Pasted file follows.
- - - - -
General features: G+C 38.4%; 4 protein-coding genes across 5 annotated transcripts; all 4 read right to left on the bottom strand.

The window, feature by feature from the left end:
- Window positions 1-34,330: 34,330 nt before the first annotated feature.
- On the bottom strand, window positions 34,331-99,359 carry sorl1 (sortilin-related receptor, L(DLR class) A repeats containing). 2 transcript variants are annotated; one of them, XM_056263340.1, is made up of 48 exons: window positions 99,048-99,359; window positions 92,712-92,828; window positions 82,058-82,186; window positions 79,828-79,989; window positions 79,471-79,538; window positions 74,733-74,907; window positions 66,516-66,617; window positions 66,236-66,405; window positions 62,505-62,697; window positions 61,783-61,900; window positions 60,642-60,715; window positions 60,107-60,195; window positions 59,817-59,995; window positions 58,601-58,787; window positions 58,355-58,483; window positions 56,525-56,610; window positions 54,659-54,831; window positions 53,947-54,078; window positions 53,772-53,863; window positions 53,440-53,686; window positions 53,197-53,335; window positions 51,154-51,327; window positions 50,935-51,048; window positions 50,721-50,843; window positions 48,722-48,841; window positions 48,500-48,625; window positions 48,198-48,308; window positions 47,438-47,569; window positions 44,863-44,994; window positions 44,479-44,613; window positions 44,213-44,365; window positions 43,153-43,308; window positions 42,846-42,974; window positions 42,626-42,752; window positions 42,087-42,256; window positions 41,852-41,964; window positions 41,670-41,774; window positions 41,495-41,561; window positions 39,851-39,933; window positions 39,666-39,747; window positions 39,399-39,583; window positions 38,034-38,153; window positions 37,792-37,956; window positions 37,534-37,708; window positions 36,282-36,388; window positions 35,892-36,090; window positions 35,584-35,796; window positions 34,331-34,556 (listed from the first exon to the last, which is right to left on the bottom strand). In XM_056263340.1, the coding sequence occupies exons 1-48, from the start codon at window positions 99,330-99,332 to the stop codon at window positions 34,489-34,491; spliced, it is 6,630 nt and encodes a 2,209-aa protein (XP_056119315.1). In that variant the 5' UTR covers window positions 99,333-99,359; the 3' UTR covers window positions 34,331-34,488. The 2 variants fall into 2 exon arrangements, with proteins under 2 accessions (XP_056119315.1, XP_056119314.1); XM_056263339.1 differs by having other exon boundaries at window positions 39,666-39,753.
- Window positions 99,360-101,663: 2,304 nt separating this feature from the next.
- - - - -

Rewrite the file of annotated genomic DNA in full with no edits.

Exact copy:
General features: G+C 38.4%; 4 protein-coding genes across 5 annotated transcripts; all 4 read right to left on the bottom strand.

The window, feature by feature from the left end:
- Window positions 1-34,330: 34,330 nt before the first annotated feature.
- On the bottom strand, window positions 34,331-99,359 carry sorl1 (sortilin-related receptor, L(DLR class) A repeats containing). 2 transcript variants are annotated; one of them, XM_056263340.1, is made up of 48 exons: window positions 99,048-99,359; window positions 92,712-92,828; window positions 82,058-82,186; window positions 79,828-79,989; window positions 79,471-79,538; window positions 74,733-74,907; window positions 66,516-66,617; window positions 66,236-66,405; window positions 62,505-62,697; window positions 61,783-61,900; window positions 60,642-60,715; window positions 60,107-60,195; window positions 59,817-59,995; window positions 58,601-58,787; window positions 58,355-58,483; window positions 56,525-56,610; window positions 54,659-54,831; window positions 53,947-54,078; window positions 53,772-53,863; window positions 53,440-53,686; window positions 53,197-53,335; window positions 51,154-51,327; window positions 50,935-51,048; window positions 50,721-50,843; window positions 48,722-48,841; window positions 48,500-48,625; window positions 48,198-48,308; window positions 47,438-47,569; window positions 44,863-44,994; window positions 44,479-44,613; window positions 44,213-44,365; window positions 43,153-43,308; window positions 42,846-42,974; window positions 42,626-42,752; window positions 42,087-42,256; window positions 41,852-41,964; window positions 41,670-41,774; window positions 41,495-41,561; window positions 39,851-39,933; window positions 39,666-39,747; window positions 39,399-39,583; window positions 38,034-38,153; window positions 37,792-37,956; window positions 37,534-37,708; window positions 36,282-36,388; window positions 35,892-36,090; window positions 35,584-35,796; window positions 34,331-34,556 (listed from the first exon to the last, which is right to left on the bottom strand). In XM_056263340.1, the coding sequence occupies exons 1-48, from the start codon at window positions 99,330-99,332 to the stop codon at window positions 34,489-34,491; spliced, it is 6,630 nt and encodes a 2,209-aa protein (XP_056119315.1). In that variant the 5' UTR covers window positions 99,333-99,359; the 3' UTR covers window positions 34,331-34,488. The 2 variants fall into 2 exon arrangements, with proteins under 2 accessions (XP_056119315.1, XP_056119314.1); XM_056263339.1 differs by having other exon boundaries at window positions 39,666-39,753.
- Window positions 99,360-101,663: 2,304 nt separating this feature from the next.